Published 30th September, 2019
We’re about to do another bug-fix release of Krita: that’ll be 4.2.7. We’re seeing that the number of new bug reports is dropping a bit, week over week: even though most bug reports can be closed instantly as duplicates or not bugs at all, that’s probably a sign that our stable releases are getting more and more stable. (See here to learn how to make good bug reports.) Though the total number of open bugs remains high, we worked really hard all September to make Krita better:
We also managed make 538 changes to the code in September with 23 developers — and that excludes translations, since those aren’t in our code repository.
We also went back to the Coverity Static Code analyzer and started analyzing Krita again. That was good for at least a hundred potential bug fixes, and it’s something that’s ongoing. We hadn’t done that for quite some time! There is still plenty to do, but the average defect density for projects the size of Krita is 0.7, so we’re not that bad.
Of course, focus on fixing bugs means that there’s less time for cool new features, or extending existing features. We did merge Sharaf Zaman’s Android port, though, which means that pretty soon we should have signed nightly Android APK’s!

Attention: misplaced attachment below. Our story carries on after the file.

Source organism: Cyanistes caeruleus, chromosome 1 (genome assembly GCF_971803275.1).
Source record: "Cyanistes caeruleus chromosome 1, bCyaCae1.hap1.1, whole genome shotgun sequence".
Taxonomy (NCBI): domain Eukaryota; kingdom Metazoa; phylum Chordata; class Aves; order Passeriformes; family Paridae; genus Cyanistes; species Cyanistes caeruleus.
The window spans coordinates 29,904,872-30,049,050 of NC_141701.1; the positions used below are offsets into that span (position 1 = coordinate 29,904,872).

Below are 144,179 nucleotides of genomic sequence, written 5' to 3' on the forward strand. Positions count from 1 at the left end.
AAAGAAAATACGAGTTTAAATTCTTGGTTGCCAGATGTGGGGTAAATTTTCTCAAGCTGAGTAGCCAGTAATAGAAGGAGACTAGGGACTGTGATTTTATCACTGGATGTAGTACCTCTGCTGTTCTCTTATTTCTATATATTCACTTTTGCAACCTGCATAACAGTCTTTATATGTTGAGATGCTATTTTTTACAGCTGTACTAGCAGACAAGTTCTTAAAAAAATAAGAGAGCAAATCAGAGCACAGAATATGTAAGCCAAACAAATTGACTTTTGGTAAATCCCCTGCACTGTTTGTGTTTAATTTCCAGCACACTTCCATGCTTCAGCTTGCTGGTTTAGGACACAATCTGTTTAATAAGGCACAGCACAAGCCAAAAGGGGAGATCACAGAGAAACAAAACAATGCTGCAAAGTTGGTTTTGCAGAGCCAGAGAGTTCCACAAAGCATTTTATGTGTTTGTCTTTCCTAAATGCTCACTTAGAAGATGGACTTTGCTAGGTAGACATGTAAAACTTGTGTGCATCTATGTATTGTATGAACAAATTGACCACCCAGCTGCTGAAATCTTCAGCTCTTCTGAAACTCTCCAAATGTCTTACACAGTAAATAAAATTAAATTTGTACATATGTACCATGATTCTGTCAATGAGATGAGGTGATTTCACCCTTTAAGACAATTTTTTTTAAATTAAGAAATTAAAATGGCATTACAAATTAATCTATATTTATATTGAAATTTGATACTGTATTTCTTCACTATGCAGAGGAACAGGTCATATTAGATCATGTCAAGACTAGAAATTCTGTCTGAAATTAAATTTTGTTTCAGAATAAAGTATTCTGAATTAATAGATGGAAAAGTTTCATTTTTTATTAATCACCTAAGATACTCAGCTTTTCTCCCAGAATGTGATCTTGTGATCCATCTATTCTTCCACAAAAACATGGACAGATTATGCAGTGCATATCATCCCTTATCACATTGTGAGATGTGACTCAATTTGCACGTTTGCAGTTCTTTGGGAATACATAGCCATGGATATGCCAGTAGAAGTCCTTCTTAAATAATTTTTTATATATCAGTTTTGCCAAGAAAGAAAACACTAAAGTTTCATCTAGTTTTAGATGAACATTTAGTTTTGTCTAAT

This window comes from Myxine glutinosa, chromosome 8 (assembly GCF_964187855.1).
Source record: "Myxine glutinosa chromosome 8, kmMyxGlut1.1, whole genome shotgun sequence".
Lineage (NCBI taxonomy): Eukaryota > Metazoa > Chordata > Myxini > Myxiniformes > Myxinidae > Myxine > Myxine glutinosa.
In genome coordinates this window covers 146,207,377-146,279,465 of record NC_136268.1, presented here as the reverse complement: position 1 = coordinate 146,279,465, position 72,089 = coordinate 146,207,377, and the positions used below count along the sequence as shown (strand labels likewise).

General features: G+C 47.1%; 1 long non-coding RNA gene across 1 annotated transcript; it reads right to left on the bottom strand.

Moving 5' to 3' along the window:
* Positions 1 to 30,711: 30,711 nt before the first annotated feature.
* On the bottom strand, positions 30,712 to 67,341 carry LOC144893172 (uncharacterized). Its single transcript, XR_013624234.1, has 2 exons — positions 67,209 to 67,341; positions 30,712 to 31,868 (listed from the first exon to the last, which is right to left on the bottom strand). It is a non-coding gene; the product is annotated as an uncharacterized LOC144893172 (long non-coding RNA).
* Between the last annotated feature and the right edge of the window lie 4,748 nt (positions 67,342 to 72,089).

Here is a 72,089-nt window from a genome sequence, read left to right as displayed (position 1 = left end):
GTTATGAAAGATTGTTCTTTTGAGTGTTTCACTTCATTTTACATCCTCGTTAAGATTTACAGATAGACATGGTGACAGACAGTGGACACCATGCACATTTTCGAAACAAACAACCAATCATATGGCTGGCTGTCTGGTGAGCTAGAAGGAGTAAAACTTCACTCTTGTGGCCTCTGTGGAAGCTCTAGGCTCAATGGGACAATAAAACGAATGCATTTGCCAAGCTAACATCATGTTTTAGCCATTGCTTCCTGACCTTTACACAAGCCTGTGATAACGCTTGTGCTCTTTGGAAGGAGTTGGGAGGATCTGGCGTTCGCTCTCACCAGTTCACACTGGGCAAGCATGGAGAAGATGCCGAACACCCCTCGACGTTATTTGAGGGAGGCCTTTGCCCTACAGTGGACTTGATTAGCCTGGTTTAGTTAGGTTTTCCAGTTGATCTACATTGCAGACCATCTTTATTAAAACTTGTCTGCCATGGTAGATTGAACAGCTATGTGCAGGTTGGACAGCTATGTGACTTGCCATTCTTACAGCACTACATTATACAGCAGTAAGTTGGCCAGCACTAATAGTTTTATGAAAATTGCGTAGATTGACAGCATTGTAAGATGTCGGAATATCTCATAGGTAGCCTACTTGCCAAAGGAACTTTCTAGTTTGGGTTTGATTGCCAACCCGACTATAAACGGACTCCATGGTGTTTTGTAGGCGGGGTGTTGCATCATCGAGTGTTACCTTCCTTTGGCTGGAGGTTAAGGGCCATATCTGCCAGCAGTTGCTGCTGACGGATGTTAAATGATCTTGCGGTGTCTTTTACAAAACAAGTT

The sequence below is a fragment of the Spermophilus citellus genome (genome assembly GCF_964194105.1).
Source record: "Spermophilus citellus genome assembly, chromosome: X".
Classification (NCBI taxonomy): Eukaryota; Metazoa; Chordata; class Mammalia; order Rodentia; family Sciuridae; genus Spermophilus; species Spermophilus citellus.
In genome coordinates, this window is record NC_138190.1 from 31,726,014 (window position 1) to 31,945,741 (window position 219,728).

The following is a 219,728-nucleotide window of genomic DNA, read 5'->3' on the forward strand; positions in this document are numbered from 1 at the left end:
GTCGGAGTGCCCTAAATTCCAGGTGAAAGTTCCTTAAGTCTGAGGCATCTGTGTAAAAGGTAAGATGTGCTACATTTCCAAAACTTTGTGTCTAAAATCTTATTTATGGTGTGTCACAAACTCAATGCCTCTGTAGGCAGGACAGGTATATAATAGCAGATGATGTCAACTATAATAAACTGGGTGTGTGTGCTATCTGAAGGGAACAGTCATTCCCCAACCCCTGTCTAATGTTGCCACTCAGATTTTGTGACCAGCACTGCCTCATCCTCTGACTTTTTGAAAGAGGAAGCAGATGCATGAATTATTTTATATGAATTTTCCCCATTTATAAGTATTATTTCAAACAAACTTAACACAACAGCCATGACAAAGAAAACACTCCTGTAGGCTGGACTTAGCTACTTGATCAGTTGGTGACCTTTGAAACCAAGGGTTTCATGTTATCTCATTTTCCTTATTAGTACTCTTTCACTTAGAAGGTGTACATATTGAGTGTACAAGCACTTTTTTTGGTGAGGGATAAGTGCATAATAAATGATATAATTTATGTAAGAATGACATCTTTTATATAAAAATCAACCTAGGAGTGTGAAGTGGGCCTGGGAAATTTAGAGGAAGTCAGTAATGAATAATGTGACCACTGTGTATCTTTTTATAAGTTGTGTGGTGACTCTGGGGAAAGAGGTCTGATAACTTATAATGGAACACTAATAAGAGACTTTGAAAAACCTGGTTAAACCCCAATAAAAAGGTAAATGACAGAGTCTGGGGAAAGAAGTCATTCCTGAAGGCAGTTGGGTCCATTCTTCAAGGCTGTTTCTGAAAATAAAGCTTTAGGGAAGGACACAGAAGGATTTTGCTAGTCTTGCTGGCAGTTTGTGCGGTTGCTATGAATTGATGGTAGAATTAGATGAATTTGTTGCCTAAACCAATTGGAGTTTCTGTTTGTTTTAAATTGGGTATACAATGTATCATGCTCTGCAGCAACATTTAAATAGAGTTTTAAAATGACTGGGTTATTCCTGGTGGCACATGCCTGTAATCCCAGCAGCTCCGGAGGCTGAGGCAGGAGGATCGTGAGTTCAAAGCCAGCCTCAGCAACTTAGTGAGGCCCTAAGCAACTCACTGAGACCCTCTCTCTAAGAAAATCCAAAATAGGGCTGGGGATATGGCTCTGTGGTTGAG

Today during our weekly contributors meeting (notes are here), we decided we wanted to continue and do another couple of montly bug fix releases in the 4.2 series. In what’s currently our master branch, there are quite a few nice new features we’d like to share, though, and we’ll start making alpha builds of master in October, and invite everyone to help test what will become Krita 4.3.0.
We had originally wanted to release 4.3.0 in October, and have a fundraiser to celebrate the release. Part of the reason we’re postponing 4.3.0 is that we’d like to continue for a while with the stable 4.2 releases. Another reason is that we want 4.3.0 to have a completely reworked system for loading, handling and saving things like brush presets. We’ve been working on that for a long time now, and things are coming together, but there’s still a lot that needs to be done.